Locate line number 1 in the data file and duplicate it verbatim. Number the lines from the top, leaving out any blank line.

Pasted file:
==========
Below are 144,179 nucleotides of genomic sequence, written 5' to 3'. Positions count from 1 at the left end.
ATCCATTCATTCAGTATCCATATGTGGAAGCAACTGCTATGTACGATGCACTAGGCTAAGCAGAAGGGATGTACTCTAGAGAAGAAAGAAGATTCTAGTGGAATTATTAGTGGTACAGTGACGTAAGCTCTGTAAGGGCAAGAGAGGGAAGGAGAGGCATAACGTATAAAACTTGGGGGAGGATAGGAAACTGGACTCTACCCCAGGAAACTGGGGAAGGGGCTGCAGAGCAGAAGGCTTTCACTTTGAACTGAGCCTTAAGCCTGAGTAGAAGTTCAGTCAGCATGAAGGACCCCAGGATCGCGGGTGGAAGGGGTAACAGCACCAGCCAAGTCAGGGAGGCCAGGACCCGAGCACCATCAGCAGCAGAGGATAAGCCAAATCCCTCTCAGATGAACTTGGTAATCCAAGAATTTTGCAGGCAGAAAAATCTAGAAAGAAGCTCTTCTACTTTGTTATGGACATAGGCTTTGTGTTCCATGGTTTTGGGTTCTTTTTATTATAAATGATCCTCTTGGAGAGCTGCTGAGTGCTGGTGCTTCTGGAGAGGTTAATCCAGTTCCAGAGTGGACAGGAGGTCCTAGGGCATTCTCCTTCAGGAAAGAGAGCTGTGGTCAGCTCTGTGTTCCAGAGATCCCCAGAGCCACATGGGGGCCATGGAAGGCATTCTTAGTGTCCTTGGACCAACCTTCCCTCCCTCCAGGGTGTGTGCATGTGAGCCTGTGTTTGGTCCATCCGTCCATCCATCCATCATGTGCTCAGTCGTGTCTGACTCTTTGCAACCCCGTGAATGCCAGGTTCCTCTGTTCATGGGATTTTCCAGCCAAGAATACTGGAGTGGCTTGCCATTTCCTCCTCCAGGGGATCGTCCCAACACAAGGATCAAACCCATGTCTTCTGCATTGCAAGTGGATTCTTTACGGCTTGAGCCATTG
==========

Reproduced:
Below are 144,179 nucleotides of genomic sequence, written 5' to 3'. Positions count from 1 at the left end.